Getting a Russian visa is a test in patience

By August 9, 2016Asia, Europe, Russia

As American citizens we are lucky in the fact that of the 196 countries in world we do not need visas in advance of our arrival for 174 of them. That means there are only 22 countries in the entire world that American’s need visas before they set off for that country. This is fantastic news, but unfortunately one of those countries is Russia where I will be in September.

 The process to get a Russian visa is straight forward, but you do need patience and I highly recommend using the services of Travisa. The total cost for my visa was $420.

The first step is to get an invitation letter from a hotel or travel group in Russia. This is actually much easier than it sounds. In fact you can order one through Travisa for only $51. One thing you will need is an idea of what your itinerary will be and the address and phone number of the hotels you will be staying at in up to five different Russian cities.

The second thing you need to do is fill out the Russian application form on line. This form will ask you many thing including your personal info, work, charities, military service, ect. It will also ask you where your intended hotels are. This is where the invitation letter above is required, because the hotel names and addresses must match. I applied for the 3 year multi entry visa, since it was the same price as the 2 entry visa and gives me flexibility in the future. The three things that gave me issues were first I put that my passport was official because it was officially issue from the US government. WRONG. We actually have tourist passports as official passports are for diplomats. Whoops. Second, with the three year visa your exit date will not match your invitation letter, but will be your entry date plus three year minus one day (ex entry of 28/9/16 (internationally they use the format of day/month/year) and exit of 27/9/19). Finally, when they ask for a reference number for your tour company they want the official Russian number the company that issued the invitation letter is given by the government.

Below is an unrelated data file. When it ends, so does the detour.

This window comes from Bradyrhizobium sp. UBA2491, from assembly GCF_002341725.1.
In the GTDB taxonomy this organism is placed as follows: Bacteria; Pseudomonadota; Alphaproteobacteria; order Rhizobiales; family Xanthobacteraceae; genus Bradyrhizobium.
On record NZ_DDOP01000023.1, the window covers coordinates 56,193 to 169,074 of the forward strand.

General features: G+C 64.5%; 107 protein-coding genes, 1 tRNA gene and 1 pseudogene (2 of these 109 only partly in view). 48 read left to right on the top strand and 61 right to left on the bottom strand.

The final step is to have your application taken to the Russian consulate. This is where Travisa really helps, because after you fill out an order form and send in your application and passport they will walk it to the consulate. This service plus the amount the Russian government will charge you to process your visa was $330. I also paid an additional $39 to have Travisa look over the visa application before they took it to see if there where an issues, which of course they found some I needed to address.

The hard part for me was the fact the Russian consulate needed to have my passport in their possession for 8 business days as they processed my application and affixed the visa into my passport. Add this to the overnight shipping there and another day back, I had to give up my passport for a minimum of 10 business days. This is not an issue for most people, but given that most of my charters go to the BVI I need to have my passport each week for my business and could only send it in once the season was over. This gave me three weeks and was tight, but in the end was not an issue.

I hope this blog helps you if you ever want to apply for a Russian visa. The last piece of advice I can give you is when you get to a frustrating spot, take a breath, and work through it. It will all get completed in the end. 🙂 

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